Color By Number: The Gorgeous, Obsessive U.S. Maps of Paula Scher

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Maps are a supremely satisfying, intuitive way to understand the world—something about connecting information to a sense of place, in context of where we live or what we think we know about our surroundings, is remarkably powerful. Though we tend to expect maps to be purveyors of location-based truths, that’s for sure not the only way to experience them.

For Paula Scher, a graphic designer and longtime partner at design firm Pentagram by day and obsessive map painter the other half of the time, maps aren’t necessarily a way to convey literal information, but an opportunity to evoke emotions and deeper thought. Scher’s latest show, U.S.A.—featuring 10 U.S. maps frenetically painted through provocative lenses like population demographics, extreme weather, real estate prices, and more—has deliberately touched down during a presidential election year. And they’re the kind of maps that really get people talking.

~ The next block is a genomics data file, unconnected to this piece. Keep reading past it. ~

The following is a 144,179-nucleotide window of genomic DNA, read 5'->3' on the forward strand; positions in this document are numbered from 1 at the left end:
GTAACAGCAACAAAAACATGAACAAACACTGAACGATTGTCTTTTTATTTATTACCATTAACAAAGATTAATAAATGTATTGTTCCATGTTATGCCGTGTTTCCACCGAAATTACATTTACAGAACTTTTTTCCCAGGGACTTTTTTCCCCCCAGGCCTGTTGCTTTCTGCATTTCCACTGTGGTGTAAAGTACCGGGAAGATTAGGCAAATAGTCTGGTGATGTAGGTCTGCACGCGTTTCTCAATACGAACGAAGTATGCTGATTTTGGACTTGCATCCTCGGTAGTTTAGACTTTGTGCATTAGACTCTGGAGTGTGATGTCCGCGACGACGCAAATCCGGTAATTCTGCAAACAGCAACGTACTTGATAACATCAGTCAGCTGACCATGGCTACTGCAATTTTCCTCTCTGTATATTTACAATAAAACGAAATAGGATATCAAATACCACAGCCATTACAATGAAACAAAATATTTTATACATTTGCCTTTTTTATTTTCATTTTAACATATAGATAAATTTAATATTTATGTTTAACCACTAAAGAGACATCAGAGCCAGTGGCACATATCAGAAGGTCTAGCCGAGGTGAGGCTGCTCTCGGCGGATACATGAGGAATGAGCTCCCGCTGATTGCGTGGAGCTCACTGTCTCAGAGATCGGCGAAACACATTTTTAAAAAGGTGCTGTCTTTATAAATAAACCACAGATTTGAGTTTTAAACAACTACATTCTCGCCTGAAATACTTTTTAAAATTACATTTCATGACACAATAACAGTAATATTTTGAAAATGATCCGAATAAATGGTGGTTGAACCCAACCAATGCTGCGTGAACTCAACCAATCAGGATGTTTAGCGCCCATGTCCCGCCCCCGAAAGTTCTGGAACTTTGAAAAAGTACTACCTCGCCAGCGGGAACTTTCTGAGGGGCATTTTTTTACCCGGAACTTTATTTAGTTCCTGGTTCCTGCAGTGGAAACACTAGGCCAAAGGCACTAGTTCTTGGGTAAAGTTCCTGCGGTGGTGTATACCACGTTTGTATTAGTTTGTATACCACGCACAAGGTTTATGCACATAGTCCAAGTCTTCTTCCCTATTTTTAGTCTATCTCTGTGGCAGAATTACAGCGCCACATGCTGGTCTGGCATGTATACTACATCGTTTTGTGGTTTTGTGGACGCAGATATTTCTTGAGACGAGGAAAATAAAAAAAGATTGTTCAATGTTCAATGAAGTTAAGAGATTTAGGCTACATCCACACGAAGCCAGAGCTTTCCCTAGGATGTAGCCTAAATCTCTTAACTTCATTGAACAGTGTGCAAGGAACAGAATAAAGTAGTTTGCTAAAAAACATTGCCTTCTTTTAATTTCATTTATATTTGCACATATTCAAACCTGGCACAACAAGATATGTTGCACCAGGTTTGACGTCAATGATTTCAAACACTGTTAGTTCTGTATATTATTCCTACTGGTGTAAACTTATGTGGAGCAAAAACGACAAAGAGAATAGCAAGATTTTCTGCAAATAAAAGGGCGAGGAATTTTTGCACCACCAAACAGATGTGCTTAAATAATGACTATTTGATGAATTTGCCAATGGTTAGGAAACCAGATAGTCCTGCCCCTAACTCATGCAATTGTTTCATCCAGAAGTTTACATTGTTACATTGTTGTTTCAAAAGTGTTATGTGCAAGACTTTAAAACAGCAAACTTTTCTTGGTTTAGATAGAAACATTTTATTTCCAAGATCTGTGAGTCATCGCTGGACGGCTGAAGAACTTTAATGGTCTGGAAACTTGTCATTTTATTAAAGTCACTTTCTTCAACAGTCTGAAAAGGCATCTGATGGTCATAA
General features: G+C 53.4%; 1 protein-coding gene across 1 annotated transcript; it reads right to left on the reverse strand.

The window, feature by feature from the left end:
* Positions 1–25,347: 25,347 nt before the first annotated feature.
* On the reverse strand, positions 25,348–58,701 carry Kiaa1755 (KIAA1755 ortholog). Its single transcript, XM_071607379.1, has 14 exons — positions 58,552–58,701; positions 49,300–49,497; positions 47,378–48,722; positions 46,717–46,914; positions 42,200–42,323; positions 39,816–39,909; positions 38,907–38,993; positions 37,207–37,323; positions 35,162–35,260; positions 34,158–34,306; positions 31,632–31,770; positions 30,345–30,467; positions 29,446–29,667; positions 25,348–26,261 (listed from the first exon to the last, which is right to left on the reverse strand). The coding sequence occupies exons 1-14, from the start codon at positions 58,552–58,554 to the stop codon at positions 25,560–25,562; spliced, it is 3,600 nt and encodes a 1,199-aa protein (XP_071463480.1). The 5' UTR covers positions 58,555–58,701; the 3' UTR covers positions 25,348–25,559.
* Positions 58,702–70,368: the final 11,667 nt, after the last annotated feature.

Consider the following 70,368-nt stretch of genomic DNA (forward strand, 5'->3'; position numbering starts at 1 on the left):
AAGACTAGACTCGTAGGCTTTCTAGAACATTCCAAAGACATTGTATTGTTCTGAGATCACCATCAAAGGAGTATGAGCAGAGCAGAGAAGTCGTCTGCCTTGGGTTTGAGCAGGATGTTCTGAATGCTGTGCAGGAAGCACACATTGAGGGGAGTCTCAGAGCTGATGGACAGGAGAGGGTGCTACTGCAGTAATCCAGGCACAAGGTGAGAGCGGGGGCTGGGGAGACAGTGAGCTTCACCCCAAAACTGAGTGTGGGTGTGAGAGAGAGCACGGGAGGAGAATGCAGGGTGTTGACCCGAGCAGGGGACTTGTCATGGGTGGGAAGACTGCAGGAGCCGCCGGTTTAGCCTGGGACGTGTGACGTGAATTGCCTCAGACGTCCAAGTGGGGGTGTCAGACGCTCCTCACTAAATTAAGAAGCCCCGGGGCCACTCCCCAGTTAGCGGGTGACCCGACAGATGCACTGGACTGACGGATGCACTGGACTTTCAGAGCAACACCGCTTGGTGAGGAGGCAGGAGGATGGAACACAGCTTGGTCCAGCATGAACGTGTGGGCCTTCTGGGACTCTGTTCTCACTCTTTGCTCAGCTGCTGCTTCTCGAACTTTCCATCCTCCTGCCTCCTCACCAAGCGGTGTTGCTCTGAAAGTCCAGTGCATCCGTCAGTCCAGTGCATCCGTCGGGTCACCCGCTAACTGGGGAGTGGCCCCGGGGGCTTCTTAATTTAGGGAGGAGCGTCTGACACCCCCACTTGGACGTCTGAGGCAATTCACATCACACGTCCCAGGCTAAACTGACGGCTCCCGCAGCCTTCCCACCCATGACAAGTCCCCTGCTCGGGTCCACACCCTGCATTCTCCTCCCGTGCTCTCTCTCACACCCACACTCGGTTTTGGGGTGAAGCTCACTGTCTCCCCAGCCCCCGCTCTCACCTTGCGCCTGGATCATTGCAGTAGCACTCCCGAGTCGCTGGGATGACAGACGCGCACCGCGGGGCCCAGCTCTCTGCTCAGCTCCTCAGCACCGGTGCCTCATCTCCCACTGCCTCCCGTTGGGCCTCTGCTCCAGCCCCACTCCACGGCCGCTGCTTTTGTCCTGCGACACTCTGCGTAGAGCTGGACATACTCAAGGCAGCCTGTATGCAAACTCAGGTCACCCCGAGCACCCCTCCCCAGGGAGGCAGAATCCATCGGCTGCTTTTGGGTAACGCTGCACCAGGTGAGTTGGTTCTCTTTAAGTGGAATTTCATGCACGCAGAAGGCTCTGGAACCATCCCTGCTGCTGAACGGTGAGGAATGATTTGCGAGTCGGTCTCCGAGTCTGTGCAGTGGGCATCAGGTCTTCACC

Scher has been painting these maps of “abstract expressionist information” for over a decade, and they’ve been the subject of exhibitions, limited edition prints, and a book. The new U.S.-focused series, in progress since 2014, came out of Scher painting on top of previous works and recognizing how different information overlaid on a U.S. map drastically changes the aesthetic and emotional character of the piece.

Read more: Color By Number: The Gorgeous, Obsessive U.S. Maps of Paula Scher – Curbed

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